July 21, 2005
Re "Bush Leans Right in Court Pick," July 20 It didn't take long for the usual "hate groups" to come out against the Supreme Court nomination of a relatively moderate conservative, John G. Roberts Jr. The question now is, will Democratic senators show civility like the Republican senators did with the nominations of the far-left choices of Ruth Bader Ginsburg and Stephen G. Breyer, or will they fight his nomination with the partisan ugliness they...
September 22, 2003 |
Mandatory minimum sentences passed by Congress are "bad policy" because they are unfair in some cases, Supreme Court Justice Stephen G. Breyer said. Breyer, a member of the U.S. Sentencing Commission in the 1980s, said there must be flexibility for exceptional cases. In a speech to about 550 people in Boston, Breyer said Congress had passed statutes with "no room for flexibility on the downside."
December 13, 2000
Justice Breyer, with whom Justice Stevens and Justice Ginsburg join except as to Part I-A-1, and with whom Justice Souter joins as to Part I, dissenting. * The court was wrong to take this case. It was wrong to grant a stay. It should now vacate that stay and permit the Florida Supreme Court to decide whether the recount should resume. I The political implications of this case for the country are momentous. But the federal legal questions presented, with one exception, are insubstantial.
February 21, 1996 |
The two former Los Angeles police officers who are trying to avoid more prison time for the beating of motorist Rodney G. King found an unlikely ally Tuesday at the Supreme Court in Justice Stephen G. Breyer, a moderate-liberal appointed by President Clinton. Breyer, joined by several justices, commented during the oral argument of the case that trial judges should have flexibility to set the proper sentence, especially in unusual cases.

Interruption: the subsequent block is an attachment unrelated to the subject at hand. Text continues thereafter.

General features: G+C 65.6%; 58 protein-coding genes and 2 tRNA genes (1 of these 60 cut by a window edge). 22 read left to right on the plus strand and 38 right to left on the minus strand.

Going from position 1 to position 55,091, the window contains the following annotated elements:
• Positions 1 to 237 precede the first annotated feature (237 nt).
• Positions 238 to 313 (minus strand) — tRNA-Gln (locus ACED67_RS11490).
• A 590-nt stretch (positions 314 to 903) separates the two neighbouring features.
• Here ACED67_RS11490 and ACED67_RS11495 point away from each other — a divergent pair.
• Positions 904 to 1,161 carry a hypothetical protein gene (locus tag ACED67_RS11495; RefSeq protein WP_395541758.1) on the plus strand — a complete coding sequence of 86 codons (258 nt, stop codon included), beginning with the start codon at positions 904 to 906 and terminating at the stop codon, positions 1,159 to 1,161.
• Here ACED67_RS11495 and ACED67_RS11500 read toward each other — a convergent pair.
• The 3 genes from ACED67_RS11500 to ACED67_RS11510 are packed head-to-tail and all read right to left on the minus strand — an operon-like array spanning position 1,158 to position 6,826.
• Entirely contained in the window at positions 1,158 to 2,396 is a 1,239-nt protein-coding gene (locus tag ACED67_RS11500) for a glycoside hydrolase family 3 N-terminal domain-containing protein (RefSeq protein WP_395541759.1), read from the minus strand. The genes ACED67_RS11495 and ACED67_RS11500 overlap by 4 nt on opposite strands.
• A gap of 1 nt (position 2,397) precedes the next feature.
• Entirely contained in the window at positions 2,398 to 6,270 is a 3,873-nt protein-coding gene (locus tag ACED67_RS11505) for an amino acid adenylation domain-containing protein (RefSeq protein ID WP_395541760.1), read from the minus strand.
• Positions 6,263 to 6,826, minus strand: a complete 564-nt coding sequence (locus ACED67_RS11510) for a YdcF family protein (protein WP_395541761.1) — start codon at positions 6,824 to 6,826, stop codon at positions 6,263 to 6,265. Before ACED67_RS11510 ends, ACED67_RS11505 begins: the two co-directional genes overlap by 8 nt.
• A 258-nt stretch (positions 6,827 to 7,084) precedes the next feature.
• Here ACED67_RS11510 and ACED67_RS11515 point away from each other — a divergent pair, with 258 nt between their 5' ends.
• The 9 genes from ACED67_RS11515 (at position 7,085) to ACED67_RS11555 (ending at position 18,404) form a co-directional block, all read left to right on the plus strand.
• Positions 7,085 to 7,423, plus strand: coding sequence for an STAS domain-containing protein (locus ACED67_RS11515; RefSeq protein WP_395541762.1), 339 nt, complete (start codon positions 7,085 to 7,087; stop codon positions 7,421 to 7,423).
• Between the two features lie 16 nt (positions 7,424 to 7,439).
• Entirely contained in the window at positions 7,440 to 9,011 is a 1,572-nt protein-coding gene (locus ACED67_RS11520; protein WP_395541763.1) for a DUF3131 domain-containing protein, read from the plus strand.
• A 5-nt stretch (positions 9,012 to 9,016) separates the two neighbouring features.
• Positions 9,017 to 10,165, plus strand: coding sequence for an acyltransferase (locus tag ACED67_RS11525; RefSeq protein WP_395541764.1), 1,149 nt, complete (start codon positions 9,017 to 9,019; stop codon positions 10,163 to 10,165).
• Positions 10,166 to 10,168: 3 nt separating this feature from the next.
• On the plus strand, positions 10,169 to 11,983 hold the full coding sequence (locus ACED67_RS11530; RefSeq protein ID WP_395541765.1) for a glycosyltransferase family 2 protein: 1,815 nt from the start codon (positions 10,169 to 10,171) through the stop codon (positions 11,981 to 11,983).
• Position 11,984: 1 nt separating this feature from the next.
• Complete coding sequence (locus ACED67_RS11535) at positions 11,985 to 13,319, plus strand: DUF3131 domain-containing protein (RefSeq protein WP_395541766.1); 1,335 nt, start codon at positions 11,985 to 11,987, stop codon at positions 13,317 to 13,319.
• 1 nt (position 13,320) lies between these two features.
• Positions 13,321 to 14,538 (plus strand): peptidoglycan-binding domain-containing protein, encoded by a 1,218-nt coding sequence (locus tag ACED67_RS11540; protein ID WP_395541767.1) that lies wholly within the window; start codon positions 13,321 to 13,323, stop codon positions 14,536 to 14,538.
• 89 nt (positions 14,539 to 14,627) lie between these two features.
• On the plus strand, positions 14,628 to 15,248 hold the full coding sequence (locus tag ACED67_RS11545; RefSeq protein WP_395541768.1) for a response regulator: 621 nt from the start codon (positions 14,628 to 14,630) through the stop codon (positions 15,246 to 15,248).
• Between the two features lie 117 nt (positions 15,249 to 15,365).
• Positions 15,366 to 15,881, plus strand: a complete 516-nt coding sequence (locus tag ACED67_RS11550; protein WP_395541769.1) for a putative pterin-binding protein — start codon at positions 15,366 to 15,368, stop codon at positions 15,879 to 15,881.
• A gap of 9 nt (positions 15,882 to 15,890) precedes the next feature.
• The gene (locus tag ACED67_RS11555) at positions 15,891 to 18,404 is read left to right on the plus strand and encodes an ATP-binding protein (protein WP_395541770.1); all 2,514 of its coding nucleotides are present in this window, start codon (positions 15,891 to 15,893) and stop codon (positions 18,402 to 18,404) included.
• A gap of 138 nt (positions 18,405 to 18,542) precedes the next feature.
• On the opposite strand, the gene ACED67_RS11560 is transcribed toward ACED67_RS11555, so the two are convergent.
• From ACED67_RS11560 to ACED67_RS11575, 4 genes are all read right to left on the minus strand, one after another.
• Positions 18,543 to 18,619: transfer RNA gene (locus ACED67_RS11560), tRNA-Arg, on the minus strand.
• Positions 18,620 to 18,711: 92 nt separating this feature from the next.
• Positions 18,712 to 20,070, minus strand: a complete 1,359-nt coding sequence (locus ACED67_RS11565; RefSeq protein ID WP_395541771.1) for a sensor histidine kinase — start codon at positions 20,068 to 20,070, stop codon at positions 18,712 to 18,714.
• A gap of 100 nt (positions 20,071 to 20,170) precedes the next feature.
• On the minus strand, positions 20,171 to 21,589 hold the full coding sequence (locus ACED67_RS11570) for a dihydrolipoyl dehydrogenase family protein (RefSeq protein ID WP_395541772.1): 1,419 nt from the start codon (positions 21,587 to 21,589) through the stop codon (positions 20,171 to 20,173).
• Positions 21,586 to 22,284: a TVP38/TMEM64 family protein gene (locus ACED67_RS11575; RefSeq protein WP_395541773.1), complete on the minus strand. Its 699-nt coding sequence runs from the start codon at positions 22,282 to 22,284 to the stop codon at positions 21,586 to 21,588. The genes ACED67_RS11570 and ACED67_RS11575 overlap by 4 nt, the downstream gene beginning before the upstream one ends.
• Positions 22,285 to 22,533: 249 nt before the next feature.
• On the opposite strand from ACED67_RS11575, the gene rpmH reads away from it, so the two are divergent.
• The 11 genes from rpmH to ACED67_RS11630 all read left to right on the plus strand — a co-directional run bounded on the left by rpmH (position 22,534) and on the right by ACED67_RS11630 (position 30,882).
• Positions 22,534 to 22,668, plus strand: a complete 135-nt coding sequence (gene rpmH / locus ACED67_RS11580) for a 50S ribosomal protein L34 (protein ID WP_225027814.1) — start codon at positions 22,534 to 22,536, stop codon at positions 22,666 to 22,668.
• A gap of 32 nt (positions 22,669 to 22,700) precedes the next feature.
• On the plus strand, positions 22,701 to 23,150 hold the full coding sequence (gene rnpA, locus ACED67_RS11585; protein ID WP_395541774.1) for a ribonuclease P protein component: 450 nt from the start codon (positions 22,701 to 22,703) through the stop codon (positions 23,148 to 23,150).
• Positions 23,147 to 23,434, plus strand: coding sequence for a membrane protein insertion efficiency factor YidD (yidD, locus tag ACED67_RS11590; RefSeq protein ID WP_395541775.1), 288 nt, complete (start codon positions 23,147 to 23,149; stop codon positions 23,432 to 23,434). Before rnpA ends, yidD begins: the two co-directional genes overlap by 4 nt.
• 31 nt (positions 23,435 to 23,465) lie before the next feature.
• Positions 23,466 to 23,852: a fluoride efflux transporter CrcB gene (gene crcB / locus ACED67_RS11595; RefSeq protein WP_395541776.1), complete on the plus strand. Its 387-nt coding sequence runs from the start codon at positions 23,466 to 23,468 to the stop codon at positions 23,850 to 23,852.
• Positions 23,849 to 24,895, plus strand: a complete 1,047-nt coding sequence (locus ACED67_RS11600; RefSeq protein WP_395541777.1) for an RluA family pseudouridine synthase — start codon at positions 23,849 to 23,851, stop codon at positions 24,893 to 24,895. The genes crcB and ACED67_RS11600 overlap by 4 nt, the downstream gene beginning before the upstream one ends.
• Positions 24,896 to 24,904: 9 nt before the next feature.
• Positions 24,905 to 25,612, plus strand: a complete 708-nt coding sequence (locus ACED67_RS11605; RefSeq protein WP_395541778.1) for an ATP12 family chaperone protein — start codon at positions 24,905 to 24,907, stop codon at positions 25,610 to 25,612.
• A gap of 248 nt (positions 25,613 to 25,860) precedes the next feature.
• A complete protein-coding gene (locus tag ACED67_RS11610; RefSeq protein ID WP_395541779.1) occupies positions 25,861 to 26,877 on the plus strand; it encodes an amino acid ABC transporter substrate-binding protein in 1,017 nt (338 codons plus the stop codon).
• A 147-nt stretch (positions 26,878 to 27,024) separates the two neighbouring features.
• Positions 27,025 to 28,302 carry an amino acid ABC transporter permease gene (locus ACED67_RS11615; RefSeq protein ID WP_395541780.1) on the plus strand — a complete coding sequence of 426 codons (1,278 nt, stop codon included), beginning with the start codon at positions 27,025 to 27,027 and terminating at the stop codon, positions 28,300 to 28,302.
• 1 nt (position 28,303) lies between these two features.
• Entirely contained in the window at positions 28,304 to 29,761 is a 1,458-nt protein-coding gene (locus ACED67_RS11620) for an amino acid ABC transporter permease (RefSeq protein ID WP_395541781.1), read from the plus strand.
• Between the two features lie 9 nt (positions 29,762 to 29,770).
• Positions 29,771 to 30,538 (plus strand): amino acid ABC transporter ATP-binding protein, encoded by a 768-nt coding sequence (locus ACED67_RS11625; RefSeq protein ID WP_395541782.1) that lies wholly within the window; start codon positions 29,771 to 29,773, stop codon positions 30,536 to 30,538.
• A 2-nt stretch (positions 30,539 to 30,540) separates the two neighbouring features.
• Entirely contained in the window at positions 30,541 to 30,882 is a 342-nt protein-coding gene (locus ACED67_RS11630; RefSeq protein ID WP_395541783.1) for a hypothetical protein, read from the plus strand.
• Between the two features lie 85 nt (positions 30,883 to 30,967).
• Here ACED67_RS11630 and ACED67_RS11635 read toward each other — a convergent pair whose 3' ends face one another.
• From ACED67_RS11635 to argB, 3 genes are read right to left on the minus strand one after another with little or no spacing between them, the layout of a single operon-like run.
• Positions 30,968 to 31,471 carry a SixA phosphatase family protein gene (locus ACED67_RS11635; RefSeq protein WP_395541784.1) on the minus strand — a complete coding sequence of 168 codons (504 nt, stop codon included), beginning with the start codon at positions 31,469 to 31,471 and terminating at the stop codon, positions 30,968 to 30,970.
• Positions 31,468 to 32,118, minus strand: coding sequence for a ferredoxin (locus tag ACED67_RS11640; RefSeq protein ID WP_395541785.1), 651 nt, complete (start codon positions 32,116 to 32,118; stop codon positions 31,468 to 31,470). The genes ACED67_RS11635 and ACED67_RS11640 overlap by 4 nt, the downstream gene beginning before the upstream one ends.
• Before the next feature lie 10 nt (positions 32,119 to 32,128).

June 28, 1995 |
The Supreme Court term that is expected to end Thursday has seen the emergence of new personalities on the bench and the transformation of a few veterans. Here is a look at some key figures during the '94-95 term. Professor Breyer: The newest member of the court, Stephen G. Breyer, hardly acted like the quiet rookie. From his first day, Breyer beamed with confidence. He often took it upon himself to summarize an hourlong argument, sounding as though no one at that moment had it quite right.
August 13, 1994 |
Supreme Court Justice Stephen G. Breyer pledged Friday to work to enhance the public's trust in the nation's justice system "for it is the very foundation of the rule of law." Breyer, guest of honor at a White House ceremony, repeated the constitutional oath he took at Chief Justice William H. Rehnquist's vacation cottage Aug. 3--the day Breyer officially became a justice.